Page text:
For the young Kathryn Cross, building Anja Health was much more than just a startup idea. For Kathryn, it’s a life mission. Having experienced losing a loved one who could have been helped if they had access to umbilical cord blood for mixed-race individuals, Kathryn was aware of the promising future in store for this segment of the health care industry from a very young age.

Kathryn Cross is on a mission to spread awareness on the use cases of umbilical cord blood, cord tissue and placenta and how by banking these at birth, parents can better prepare themselves for the future of their children.

I have been helping pregnant parents learn the importance of being able to freeze those precious stem cells, right at birth, because you never know what could happen later on.

Listen to the full podcast and learn all about how she’s singlehandedly building her startup Anja Health from the ground up.

Kathryn’s Book Recommendations:

Fundraising by Ryan Breslow

Recruiting by Ryan Breslow

The Great CEO Within by Matt Mochary

The Social Animal by David Brooks

Where to Find Kathryn:

Follow her on Twitter: kathrynjc7

Find her on TikTok: kathrynanja

Find her on LinkedIn: kathryn-cross

Where to Find Anja Health:

Twitter: anjahealth


TikTok: anjahealth

Facebook: anjahealth

LinkedIn: Anja Health

Episode Transcript:

[00:00:00] Intro

In today’s episode, we have Kathryn the woman behind Anja. Kathryn welcome to the show.

Can you briefly introduce yourself and what are you building? 

Kathryn Cross [00:00:27]

Yeah. So my name is Katherine Cross and I am the founder of Andrew House. So we basically help pregnant parents freeze their umbilical cord so they can use its stem cells for future disease treatment purposes. 


And where did the idea of Anja co come from and what’s its backstory?

Kathryn Cross [00:00:45]

Yeah. So my younger brother, he had cerebral palsy from a near-drowning accident when we were both younger. So when I was three and he was one, um, and then as a result, my parents were looking into different treatments. Um, a lot of [00:01:00] alternative treatments, my mom’s from China. So she even took him to China at one point.

Um, and really the main thing that she could find to help with cerebral palsy. Is, um, the fact that you can use umbilical cord, blood stem cells. So essentially, um, cord blood stem cells are stem cells inside of the umbilical cord and placenta. Um, and as a result, they are really regenerative. Um, they can be used to essentially replace and repair damaged cells and to have all different types of use cases.

So things like earlier this year, the third person ever was cured of HIV using cord blood. Um, and then there are various other diseases that it has been used for too. Um, and cerebral palsy is one of the potential use cases for it. So my family started looking into, um, a cord blood match, but we couldn’t find one for my brother.

So. I’d always been exposed to the space and known about its importance. Um, and usually if you’re a person of colour or mixed-race at all, it’s really difficult to find a match. So for that reason as well, it’s really important to me, my brother [00:02:00] and I are half Chinese and half white, which I think is a pretty common mix, but even so, we weren’t able to find them out.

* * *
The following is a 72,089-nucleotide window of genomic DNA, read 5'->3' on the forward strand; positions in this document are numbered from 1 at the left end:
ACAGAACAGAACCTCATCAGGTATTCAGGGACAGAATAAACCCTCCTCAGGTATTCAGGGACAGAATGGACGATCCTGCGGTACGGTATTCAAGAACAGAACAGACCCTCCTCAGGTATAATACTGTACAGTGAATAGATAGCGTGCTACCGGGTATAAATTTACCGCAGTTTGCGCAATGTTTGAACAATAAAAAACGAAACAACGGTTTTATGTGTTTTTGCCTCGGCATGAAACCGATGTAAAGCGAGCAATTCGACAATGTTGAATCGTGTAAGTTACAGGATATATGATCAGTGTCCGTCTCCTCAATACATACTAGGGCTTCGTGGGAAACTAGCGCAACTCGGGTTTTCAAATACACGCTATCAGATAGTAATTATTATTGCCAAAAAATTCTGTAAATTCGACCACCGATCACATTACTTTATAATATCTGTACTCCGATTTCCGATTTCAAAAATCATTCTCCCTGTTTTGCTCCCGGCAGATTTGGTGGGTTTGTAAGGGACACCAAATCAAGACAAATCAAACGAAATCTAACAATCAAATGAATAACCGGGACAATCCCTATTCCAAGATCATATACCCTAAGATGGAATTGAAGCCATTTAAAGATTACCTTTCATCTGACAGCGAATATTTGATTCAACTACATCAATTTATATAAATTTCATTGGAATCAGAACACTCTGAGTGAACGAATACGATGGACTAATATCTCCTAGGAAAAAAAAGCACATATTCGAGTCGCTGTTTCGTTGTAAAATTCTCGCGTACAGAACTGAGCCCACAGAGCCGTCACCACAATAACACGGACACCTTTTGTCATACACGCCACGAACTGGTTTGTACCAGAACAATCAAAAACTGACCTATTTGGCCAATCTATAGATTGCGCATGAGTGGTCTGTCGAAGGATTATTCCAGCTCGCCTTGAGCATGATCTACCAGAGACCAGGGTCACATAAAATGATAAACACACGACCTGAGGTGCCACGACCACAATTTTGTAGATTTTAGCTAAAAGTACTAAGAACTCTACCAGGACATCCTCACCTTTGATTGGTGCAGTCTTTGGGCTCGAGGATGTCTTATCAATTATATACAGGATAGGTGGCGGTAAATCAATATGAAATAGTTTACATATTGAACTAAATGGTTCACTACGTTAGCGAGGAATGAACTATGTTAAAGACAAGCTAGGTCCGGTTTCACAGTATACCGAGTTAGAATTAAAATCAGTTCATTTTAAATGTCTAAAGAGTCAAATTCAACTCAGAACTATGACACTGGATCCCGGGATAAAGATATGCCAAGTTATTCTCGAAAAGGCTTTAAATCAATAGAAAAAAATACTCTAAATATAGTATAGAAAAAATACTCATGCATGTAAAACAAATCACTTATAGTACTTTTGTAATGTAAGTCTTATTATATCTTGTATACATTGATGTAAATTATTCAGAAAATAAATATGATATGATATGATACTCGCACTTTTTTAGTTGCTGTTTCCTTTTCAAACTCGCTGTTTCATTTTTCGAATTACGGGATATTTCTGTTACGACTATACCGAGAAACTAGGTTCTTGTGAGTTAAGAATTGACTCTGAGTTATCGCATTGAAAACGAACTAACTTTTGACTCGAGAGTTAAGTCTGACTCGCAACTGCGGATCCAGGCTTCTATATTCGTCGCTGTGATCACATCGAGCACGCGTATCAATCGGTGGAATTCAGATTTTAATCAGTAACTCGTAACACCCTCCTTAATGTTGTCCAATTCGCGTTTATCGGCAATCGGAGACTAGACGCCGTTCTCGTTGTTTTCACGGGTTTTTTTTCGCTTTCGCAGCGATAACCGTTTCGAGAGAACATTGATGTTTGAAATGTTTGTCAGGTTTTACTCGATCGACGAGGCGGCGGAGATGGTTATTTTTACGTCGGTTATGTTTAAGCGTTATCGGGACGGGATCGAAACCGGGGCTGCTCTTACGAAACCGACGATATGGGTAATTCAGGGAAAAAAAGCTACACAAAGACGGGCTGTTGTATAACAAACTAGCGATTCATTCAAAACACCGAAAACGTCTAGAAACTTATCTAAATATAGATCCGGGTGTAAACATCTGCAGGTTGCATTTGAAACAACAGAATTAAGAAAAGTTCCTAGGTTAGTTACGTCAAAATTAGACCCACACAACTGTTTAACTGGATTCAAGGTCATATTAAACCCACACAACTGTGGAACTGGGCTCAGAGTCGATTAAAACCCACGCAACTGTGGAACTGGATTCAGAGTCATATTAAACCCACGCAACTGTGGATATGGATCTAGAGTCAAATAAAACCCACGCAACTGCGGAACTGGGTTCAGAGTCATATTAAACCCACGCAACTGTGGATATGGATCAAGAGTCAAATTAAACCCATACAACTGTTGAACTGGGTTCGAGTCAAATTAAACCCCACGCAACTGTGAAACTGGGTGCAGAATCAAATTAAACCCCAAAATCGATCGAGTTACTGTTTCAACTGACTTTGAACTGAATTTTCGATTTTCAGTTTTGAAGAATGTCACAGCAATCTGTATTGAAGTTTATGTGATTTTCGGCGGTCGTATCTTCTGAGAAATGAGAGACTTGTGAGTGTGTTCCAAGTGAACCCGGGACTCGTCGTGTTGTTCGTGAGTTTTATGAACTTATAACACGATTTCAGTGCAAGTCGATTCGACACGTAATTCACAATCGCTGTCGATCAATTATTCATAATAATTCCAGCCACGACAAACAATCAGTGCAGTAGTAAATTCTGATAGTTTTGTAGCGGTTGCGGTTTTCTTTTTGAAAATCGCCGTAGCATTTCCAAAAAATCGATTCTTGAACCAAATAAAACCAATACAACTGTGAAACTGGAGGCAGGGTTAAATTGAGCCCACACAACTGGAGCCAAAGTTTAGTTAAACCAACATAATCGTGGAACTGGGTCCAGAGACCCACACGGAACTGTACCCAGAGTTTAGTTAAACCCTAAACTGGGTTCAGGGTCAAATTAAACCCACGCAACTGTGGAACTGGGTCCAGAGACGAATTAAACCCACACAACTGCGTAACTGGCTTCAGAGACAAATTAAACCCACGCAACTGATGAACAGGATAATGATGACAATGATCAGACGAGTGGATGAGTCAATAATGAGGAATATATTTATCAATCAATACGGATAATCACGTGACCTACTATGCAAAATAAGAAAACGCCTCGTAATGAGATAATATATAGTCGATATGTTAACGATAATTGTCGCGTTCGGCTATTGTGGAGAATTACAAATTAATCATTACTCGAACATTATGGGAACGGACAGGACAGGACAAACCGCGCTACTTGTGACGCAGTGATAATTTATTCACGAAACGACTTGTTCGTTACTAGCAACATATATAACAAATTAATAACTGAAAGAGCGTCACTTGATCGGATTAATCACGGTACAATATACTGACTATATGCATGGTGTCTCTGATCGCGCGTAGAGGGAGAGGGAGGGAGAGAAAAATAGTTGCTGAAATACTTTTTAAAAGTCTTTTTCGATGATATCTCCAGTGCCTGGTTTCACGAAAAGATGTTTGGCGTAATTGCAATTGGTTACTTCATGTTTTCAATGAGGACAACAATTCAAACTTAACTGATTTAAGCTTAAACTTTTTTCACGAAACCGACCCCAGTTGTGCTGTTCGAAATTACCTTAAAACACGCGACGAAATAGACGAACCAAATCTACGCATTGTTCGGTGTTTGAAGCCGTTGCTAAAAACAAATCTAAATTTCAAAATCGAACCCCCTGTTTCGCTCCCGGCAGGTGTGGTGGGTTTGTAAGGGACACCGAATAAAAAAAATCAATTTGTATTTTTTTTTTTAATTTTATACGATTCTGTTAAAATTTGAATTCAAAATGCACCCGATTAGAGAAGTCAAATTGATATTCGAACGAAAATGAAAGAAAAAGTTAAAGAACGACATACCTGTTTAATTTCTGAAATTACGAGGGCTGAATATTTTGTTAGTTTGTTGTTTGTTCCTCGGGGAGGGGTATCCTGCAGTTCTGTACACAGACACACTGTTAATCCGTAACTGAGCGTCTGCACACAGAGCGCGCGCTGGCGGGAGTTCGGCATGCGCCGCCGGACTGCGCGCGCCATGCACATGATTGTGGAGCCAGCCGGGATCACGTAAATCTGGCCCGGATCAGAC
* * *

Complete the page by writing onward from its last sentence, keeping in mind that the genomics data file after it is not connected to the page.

So, um, yeah. Now I have been helping pregnant parents learn the importance of being able to freeze those precious stem cells, right at birth, because you never know what could happen later on. Um, so essentially trying to prevent that from happening to other people. So when my brother passed away last year, um, I was really inspired even more so, to create this business.

Um, so yeah, I named it after him. His name is Andrew and the company’s name is Anja Health.


Brilliant. And how was the initial service? How did he get the resources and funding to build it to where it is today? 

Kathryn Cross [00:02:43]

Yeah. Um, so I went the, um, re fundraising route, so I fundraised, um, right.


How much have you raised so far?

Kathryn Cross [00:02:54]

Yeah. So I initially I raised 400 K around there, and then I took an additional investment from [00:03:00] YC. Um, and then currently fundraising, um, once again, so yeah, we’ll see how that goes.


Um, could you walk us through the process? How does this work? Let’s say, uh, I want to do it for my, uh, kid, uh, how is the process, could you walk us through that please? 

Kathryn Cross [00:03:21]

Yeah, for sure. Yeah. So we would send you a kit. So we have a kit. Um, I actually have one here that I can show you, but, um, essentially this is the kit, um, and it contains all of the materials that you need for collection.

Um, and so, um, yeah, you would just bring that with you to birth. There are also instructions inside. And so typically a nurse or midwife can follow the instructions. Um, and from there we’ll be able to perform the collection. Um, so the whole collection process just takes about 10 minutes. You just stick a needle into an umbilical cord, watch the blood flow, and then you can put the cord and the placenta inside of containers.

Um, and [00:04:00] then from there, um, the, they can call us and we will come and pick up. In about 12 hours or so. Um, and we, so we meet them typically at the hospital. Um, and then we will bring it to our lab, uh, which is based in New Jersey and that’s where it’s processed and stored. 


Um, so when you say you come to us, how’s that look, I mean, you’re using a postal service, or Do you have your own, you to do the collection? 

Kathryn Cross [00:04:27]

Yeah. We’ve partnered with a shipping company that specializes in biological goods and can serve nationally.